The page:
The drums are a good size for a child to play with. They are large enough for older children and toddlers to use and hit their hands on the drum pads but also for younger small toddlers not too large and bulky for them to sit with and pick up and move around. The drums are controlled by an on/off switch however unfortunately there is no volume control function. The music and sounds played by the drums is loud; although not excessive but as a parent hearing the melodies, sound effects and general noise created by the drums does get quite annoying and personally it would be preferable to have a "quieter" setting in which the child can hear the sound but not everyone on the other side of the room!
My boys tend to sit on the floor with the drums in front of them and hit their hands on the drums from a sitting or kneeling position and spend times pressing the buttons. When they were first given the drums they immediately knew what to do and started frantically hitting the drum pads with their hands. The drum pads are quite sensitive so even with light taps a bongo drum noise is played. The two drum pads play a slightly different type bongo noise, one plays a lower drum noise where the other slightly higher. The drum pads are a semi opaque white colour and when the pad is hit it lights up for around as second. Around the top of the drum pads are a scratch discs and a child simply rotates the pads to hear a scratching sound. This also causes the drum pads to light up. These are not the most obvious features and for young toddlers like my boys they required showing how to use these and rotate, but once shown they know by turning the discs they will may a noise. With only a very slight rotation a scratching noise is made and the discs can be turned clockwise or anticlockwise.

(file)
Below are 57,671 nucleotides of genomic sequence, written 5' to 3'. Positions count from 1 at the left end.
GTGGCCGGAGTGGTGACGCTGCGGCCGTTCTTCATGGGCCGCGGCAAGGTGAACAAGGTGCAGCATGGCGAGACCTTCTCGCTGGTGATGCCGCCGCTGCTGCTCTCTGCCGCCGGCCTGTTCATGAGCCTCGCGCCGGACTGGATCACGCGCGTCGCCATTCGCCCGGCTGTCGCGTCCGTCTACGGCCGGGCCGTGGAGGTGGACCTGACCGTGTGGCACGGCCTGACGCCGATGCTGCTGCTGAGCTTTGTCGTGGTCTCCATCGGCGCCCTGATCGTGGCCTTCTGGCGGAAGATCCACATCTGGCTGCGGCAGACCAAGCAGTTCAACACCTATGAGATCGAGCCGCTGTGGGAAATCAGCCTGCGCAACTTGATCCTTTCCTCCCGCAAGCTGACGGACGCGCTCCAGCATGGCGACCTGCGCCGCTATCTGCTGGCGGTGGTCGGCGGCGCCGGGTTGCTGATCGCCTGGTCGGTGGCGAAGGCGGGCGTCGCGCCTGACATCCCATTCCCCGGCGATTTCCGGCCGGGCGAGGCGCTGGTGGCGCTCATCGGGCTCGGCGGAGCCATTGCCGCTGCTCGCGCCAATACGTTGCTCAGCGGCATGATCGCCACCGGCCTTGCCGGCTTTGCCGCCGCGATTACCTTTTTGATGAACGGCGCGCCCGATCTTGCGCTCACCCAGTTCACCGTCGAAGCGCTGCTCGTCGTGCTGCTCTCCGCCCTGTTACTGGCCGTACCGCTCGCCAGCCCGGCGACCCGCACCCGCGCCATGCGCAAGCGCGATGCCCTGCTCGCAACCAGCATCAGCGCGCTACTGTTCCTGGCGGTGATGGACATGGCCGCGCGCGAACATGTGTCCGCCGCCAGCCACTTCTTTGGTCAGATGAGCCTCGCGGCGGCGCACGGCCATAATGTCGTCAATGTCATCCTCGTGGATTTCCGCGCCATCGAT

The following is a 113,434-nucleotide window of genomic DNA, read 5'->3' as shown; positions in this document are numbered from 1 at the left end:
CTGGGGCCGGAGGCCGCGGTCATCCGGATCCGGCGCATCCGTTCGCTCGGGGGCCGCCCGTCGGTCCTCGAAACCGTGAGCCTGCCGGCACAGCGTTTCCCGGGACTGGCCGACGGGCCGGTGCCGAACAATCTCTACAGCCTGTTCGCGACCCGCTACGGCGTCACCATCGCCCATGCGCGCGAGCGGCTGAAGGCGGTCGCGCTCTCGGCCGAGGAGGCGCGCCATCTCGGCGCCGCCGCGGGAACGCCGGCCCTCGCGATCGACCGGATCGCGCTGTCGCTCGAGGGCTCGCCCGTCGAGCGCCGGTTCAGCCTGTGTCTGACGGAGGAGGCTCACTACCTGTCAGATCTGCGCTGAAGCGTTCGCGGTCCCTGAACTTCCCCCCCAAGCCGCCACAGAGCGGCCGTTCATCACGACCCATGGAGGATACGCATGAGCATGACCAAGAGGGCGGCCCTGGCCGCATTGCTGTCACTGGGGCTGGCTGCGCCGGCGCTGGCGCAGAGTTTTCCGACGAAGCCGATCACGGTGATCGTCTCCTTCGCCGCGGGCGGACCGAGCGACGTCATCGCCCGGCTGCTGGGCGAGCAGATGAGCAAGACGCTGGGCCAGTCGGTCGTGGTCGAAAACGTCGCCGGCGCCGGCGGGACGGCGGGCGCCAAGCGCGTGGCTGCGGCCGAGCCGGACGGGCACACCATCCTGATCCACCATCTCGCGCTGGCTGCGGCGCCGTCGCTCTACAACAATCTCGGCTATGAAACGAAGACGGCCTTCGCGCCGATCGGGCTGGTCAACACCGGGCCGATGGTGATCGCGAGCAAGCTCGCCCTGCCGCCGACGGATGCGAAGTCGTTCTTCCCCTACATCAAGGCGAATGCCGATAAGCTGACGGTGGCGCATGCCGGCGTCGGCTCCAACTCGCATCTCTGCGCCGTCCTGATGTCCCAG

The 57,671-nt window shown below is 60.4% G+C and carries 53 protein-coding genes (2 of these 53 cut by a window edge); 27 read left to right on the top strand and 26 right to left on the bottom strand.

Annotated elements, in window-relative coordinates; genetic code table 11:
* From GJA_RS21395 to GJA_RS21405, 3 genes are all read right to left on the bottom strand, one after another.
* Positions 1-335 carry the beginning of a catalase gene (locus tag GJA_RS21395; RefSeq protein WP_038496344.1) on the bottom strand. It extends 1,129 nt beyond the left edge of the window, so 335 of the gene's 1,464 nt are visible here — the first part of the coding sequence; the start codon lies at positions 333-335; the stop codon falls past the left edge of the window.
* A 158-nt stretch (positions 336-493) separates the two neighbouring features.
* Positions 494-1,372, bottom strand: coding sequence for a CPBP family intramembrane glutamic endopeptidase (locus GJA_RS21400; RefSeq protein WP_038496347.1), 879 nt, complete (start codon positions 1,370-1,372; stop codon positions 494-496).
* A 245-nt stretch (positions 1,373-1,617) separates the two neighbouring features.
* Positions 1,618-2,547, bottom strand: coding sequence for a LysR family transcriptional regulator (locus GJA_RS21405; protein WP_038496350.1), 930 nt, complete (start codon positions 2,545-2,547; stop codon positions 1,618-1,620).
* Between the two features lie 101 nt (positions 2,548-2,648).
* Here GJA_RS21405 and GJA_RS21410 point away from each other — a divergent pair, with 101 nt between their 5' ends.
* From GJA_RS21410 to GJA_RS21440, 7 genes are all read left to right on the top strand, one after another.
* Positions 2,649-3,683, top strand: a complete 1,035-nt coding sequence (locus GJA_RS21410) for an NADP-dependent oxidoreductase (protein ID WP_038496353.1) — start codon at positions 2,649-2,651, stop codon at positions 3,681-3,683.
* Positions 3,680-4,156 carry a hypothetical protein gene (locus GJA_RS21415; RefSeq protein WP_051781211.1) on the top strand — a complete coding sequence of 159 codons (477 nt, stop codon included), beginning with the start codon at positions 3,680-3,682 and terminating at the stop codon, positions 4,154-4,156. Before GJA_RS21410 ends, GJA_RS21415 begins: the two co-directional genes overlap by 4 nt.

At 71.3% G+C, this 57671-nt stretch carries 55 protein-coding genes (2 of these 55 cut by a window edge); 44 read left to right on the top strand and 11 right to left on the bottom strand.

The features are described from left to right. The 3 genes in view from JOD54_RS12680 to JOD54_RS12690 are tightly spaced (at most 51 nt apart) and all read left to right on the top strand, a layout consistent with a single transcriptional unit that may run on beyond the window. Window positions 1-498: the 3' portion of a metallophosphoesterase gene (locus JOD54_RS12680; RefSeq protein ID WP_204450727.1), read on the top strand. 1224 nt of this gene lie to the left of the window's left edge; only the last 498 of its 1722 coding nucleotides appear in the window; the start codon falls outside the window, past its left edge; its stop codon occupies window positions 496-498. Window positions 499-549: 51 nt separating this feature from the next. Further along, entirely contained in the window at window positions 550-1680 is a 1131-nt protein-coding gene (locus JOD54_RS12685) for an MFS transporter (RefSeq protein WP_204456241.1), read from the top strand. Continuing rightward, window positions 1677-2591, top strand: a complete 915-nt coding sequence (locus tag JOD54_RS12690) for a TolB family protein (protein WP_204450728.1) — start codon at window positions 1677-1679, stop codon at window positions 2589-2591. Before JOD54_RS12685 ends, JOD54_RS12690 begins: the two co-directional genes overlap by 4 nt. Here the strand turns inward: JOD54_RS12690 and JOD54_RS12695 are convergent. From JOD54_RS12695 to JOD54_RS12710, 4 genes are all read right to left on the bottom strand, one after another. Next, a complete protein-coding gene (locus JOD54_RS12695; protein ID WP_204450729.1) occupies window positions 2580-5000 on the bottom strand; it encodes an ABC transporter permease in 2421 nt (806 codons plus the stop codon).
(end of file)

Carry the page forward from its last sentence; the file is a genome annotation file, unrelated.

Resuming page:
There are also a number of different buttons on the plastic casing on the bridge which joins the two parts of the drum together. These are very easy for a child to press and there are six different buttons which play a variety of sound effects. These sound effects are different cymbal noises, another louder drum sound and a bell type noise. There are also buttons to press which play a variety of melodies. There are four different melodies which are all upbeat and samba type music. My boys love the different melodies and dance along to these whilst banging their hands on the drum pads.